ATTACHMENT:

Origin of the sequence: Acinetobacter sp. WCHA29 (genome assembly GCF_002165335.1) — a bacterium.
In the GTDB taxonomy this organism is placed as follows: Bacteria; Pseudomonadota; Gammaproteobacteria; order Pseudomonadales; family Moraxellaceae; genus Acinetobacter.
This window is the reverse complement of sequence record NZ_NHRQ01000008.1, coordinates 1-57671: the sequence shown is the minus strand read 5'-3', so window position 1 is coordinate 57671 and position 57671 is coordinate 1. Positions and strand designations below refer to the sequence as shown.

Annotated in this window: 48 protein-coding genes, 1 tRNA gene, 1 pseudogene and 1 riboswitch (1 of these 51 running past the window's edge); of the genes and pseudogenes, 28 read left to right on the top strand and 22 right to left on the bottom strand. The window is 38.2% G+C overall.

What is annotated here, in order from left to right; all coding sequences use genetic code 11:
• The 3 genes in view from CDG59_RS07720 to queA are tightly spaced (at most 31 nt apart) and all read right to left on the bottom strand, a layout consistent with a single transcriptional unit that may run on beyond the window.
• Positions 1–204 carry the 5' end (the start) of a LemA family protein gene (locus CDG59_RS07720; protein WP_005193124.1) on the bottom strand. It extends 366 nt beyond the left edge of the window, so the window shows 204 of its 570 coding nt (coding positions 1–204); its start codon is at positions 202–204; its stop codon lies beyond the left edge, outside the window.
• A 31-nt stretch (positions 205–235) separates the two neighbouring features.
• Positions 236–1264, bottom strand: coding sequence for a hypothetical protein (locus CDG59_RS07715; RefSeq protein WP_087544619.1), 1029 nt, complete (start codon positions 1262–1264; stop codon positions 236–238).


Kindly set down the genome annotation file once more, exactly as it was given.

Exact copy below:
Origin of the sequence: Acinetobacter sp. WCHA29 (genome assembly GCF_002165335.1) — a bacterium.
In the GTDB taxonomy this organism is placed as follows: Bacteria; Pseudomonadota; Gammaproteobacteria; order Pseudomonadales; family Moraxellaceae; genus Acinetobacter.
This window is the reverse complement of sequence record NZ_NHRQ01000008.1, coordinates 1-57671: the sequence shown is the minus strand read 5'-3', so window position 1 is coordinate 57671 and position 57671 is coordinate 1. Positions and strand designations below refer to the sequence as shown.

Annotated in this window: 48 protein-coding genes, 1 tRNA gene, 1 pseudogene and 1 riboswitch (1 of these 51 running past the window's edge); of the genes and pseudogenes, 28 read left to right on the top strand and 22 right to left on the bottom strand. The window is 38.2% G+C overall.

What is annotated here, in order from left to right; all coding sequences use genetic code 11:
• The 3 genes in view from CDG59_RS07720 to queA are tightly spaced (at most 31 nt apart) and all read right to left on the bottom strand, a layout consistent with a single transcriptional unit that may run on beyond the window.
• Positions 1–204 carry the 5' end (the start) of a LemA family protein gene (locus CDG59_RS07720; protein WP_005193124.1) on the bottom strand. It extends 366 nt beyond the left edge of the window, so the window shows 204 of its 570 coding nt (coding positions 1–204); its start codon is at positions 202–204; its stop codon lies beyond the left edge, outside the window.
• A 31-nt stretch (positions 205–235) separates the two neighbouring features.
• Positions 236–1264, bottom strand: coding sequence for a hypothetical protein (locus CDG59_RS07715; RefSeq protein WP_087544619.1), 1029 nt, complete (start codon positions 1262–1264; stop codon positions 236–238).